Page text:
Appellants, however, rely upon Reynolds Estate, 359 Pa. 616, 60 A.2d 57 (1948); Darsie Estate, 354 Pa. 540, 47 A.2d 815 (1946); Heberton Estate, 351 Pa. 564, 41 A.2d 654 (1945); Ernst's Estate, 317 Pa. 367, 177 Atl. 19 (1935); and Rowell's Estate, 315 Pa. 181, 173 Atl. 634 (1934), as supporting their construction of the Act of 1919. We do not agree. Despite the presence of dictum in those cases, none decided the issue presently before us.
In Reynolds Estate, supra, the issue was the Commonwealth's right to appraise a life estate in a separate appraisal. In Darsie Estate, supra, and Heberton Estate, supra, the Commonwealth was precluded from appraising the remainder interests there involved at the time the preceding life estates expired, since it had previously appraised and assessed a tax upon the assets comprising the trust corpus as a part of the decedent's estate passing to the life tenant, who, in both cases, enjoyed the power to consume the corpus of the trust. Neither Ernst's Estate, supra, nor Rowell's Estate, supra, involved an attempt to appraise an interest in property delayed in possession or enjoyment until after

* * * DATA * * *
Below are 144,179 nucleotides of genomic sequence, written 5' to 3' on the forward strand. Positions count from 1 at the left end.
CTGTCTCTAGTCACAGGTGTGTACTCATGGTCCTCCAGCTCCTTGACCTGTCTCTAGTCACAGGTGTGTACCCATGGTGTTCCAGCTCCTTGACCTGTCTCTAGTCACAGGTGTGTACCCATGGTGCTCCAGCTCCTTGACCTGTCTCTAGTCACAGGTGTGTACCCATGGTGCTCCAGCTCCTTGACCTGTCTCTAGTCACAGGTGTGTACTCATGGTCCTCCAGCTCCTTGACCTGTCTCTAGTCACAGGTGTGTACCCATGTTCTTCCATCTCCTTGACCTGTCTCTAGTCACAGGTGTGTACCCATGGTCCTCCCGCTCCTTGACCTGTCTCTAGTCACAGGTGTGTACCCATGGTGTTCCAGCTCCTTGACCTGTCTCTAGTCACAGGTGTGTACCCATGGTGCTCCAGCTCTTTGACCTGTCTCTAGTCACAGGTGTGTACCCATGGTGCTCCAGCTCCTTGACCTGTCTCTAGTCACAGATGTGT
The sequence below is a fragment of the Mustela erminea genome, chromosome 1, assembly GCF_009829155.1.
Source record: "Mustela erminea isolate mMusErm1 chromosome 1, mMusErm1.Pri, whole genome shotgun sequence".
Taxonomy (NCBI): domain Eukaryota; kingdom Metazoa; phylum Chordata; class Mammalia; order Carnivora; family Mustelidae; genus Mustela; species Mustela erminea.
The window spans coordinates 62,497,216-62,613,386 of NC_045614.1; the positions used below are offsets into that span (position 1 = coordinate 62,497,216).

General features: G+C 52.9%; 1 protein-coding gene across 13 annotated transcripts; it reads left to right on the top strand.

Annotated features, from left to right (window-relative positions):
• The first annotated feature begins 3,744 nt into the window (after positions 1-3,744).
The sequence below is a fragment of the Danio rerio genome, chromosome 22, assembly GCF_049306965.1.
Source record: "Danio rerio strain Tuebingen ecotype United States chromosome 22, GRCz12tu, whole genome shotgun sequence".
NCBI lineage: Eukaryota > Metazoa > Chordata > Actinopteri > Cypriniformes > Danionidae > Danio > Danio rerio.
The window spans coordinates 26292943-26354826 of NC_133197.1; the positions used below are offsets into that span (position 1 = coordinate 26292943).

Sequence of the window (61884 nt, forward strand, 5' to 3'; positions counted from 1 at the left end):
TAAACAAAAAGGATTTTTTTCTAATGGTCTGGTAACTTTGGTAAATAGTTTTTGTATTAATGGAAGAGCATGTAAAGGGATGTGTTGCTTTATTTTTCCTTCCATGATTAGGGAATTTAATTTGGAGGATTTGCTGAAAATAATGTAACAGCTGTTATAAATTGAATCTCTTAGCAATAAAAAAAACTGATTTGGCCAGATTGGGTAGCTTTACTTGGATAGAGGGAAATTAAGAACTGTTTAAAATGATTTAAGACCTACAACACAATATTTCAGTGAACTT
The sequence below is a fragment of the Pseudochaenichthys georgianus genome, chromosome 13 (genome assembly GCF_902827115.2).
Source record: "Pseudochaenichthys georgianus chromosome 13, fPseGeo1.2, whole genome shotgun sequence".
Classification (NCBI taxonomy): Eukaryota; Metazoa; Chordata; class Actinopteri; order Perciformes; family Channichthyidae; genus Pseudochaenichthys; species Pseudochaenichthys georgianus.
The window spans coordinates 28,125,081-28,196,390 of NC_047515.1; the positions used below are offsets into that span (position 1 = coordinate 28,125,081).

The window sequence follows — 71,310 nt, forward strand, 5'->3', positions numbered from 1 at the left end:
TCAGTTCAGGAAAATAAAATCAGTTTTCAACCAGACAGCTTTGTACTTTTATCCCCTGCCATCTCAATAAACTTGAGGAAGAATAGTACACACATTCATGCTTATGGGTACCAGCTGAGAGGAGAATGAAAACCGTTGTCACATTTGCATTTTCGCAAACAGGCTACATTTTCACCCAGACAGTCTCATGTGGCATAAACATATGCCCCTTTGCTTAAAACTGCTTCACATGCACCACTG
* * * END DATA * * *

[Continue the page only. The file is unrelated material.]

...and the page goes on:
[ 422 Pa. Page 615]
the death of the testator. We are thus unable to conclude that the cases relied upon by appellants compel a result contrary to that reached by the court below.
Accordingly, the decree entered below must be affirmed.
Decree affirmed. Costs on appellants.